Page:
Sports count ... and they are missed

Kevin Mays • Jun 14, 2020 at 2:00 PM

I miss sports.

Three simple words. But for many, they carry so much meaning.

Sports are not the most important thing in life. God, family, country rank much higher in priority.

Make no mistake, however, for those who list favorite pastimes as football, baseball, basketball, soccer, tennis, golf, soccer, swimming, running, bowling, MMA, fishing, water polo, etc., they are important to the physical and mental well-being.

The loss of most sports during this scourge on life known as COVID-19 has been a devastating burden on many.

It is nowhere near the devastation of the loss of life or the ruination of businesses caused by this awful pandemic. Nevertheless, the mental anguish suffered by the loss of athletic events, from Little League to professional play, is sincere.

It is a real casualty to those who use sports for a measure of happiness in life.


Regardless of the sporting contest, there are always winners and losers.

The reality, however, is sports bring so much more to a person than winning or losing, whether a participant or a spectator.

That’s why its disappearance, if only for a short while, has added to the stress level for so many who have suffered other losses in one way or another during the pandemic.

Sports teach many life lessons: how to work as a team, how to lose and win graciously, how to take instruction, how to use hard work to improve your skills and push your limits, how to bond with teammates and depend on them to do their jobs while you do yours, among others.

All of those are noble traits and well worth learning.

Most who have been involved in sports for any length of time are familiar with those worthwhile traits. And for some who still need to learn them, that’s why sports are missed so badly.

Others, though, miss sports for different reasons.


Sports are missed because of the relationships among teammates and players and coaches that are lost.

For younger players, a coach is not only a coach. A coach is parental figure.

Unfortunate as it may be, in some cases, a coach may provide the only discipline, structure and, sadly, the only true parental love a player gets in life.

The numbers of athletes who need guidance of a good coach are too high to count.

Pandemic or not, that guidance is still needed and will have to be reinvented in many situations.

Sports are missed because they help build family relationships.

While teams are often said to be like families, just attending sporting events can help build families and strengthen others.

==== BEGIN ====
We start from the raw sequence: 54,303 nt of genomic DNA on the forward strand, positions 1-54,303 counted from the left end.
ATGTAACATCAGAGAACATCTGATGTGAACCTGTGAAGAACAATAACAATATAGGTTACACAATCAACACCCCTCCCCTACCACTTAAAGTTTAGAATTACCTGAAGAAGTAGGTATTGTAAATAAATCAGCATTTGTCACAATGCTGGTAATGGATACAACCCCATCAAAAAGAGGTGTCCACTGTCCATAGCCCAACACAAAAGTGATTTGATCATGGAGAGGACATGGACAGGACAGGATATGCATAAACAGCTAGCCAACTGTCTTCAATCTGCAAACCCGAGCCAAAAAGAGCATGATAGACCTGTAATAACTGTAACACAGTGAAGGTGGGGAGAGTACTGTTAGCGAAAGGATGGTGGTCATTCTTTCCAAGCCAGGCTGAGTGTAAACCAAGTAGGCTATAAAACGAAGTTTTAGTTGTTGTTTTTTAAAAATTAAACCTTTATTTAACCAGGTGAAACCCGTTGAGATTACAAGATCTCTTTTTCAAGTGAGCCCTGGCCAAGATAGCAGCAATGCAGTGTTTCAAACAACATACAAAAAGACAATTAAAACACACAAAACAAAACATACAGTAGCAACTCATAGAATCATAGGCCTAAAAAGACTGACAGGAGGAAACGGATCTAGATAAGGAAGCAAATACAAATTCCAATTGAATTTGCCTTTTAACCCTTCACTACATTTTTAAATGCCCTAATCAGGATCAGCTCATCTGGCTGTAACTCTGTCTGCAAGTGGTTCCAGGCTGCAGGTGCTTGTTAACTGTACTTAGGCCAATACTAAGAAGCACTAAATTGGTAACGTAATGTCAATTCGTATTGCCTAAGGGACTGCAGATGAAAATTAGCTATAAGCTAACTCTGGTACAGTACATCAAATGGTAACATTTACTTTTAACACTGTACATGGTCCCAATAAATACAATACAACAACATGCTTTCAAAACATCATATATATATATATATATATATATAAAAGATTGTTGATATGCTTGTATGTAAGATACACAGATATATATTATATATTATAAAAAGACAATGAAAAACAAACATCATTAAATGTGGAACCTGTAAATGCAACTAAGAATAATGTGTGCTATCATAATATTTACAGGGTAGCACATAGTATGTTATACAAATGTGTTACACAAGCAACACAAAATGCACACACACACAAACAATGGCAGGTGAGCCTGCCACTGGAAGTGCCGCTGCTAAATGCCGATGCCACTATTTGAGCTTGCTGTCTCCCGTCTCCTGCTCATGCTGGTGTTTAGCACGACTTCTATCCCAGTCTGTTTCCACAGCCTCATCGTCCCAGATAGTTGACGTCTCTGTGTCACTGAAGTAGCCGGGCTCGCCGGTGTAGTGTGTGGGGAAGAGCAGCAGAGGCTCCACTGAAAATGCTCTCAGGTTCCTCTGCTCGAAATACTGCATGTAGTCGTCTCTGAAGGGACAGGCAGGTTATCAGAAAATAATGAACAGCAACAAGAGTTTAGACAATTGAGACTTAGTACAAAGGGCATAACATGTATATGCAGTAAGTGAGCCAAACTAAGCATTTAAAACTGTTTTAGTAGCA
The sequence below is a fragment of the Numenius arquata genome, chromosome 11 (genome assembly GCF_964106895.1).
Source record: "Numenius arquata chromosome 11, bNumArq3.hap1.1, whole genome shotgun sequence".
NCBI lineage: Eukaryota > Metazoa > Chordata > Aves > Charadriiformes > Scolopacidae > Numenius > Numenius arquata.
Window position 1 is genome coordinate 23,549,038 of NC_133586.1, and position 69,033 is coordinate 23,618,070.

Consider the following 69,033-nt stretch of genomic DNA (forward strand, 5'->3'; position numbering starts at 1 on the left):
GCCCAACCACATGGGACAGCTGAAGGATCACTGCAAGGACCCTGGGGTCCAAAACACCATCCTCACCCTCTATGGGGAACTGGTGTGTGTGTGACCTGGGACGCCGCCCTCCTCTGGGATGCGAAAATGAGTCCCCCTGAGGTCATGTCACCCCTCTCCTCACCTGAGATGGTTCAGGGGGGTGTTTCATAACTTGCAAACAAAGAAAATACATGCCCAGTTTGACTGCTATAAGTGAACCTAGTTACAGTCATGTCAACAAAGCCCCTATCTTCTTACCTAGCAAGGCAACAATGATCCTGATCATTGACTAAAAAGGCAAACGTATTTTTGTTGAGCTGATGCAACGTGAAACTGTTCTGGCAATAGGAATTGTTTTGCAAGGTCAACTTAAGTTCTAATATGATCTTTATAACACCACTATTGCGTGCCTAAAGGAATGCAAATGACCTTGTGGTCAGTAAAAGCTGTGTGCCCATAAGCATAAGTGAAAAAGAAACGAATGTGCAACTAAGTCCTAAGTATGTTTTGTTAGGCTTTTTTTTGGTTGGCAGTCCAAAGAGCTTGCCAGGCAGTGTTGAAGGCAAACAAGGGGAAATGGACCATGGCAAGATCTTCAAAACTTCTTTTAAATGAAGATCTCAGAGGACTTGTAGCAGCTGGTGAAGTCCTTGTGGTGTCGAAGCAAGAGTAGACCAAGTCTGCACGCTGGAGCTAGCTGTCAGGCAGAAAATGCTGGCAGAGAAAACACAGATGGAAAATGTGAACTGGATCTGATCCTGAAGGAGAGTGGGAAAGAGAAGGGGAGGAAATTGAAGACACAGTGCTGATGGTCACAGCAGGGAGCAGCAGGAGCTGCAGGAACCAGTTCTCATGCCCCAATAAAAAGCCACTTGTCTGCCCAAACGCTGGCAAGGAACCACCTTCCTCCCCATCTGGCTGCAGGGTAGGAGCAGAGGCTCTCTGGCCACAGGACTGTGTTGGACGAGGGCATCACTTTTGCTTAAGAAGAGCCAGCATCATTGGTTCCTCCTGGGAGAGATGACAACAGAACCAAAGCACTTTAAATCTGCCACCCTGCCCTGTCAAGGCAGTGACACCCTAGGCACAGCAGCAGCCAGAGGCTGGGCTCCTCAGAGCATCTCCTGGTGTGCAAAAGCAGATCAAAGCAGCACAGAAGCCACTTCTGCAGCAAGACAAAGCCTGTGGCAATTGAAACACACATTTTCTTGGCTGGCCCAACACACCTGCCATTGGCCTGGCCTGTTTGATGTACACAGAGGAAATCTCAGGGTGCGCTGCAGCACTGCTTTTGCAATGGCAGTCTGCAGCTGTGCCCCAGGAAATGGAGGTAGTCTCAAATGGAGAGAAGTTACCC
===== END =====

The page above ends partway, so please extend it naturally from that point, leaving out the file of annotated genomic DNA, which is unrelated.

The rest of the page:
Many best childhood memories are made at the ballpark.

Ask those who grew up watching sporting events with Dad and Mom and they’ll tell you everything about the games they went to see. Not just who played the game or who won, but the sights, sounds and even the smells of the event.

Creating those family memories are not just about the game. They’re about developing a relationship with the ones you love the most.

Sports are missed because they’re fun.

Whether you’re running, golfing, playing tennis, out on the lake fishing, cycling, playing on the church softball team, it doesn’t matter: You’re enjoying it.

For most, sports are casual. They’re something done after work or on the weekends.

They’re often done, for just a few hours a week, to escape the real-world pressures.

They are something to be enjoyed and to help keep the passion for life alive.

They are good for physical and mental health.

For the less-active armchair quarterbacks, sports can be just as passionate whether watching them on TV or in the stadium.

Friday night high school games or weekend college and pro games provide an outlet for a group of folks, commonly referred to as fans, to come together and cheer for a common team and a common goal: their team’s victory.

Regardless of one’s station in life, for that three or four hours they band together and, for the most part, enjoy and add a little excitement to life.

We can all use a little more enjoyment that sports bring to life these days.

That’s why I miss sports.

And eagerly await their return.

Contact Kevin Mays via email at kmays@timesnews.net.

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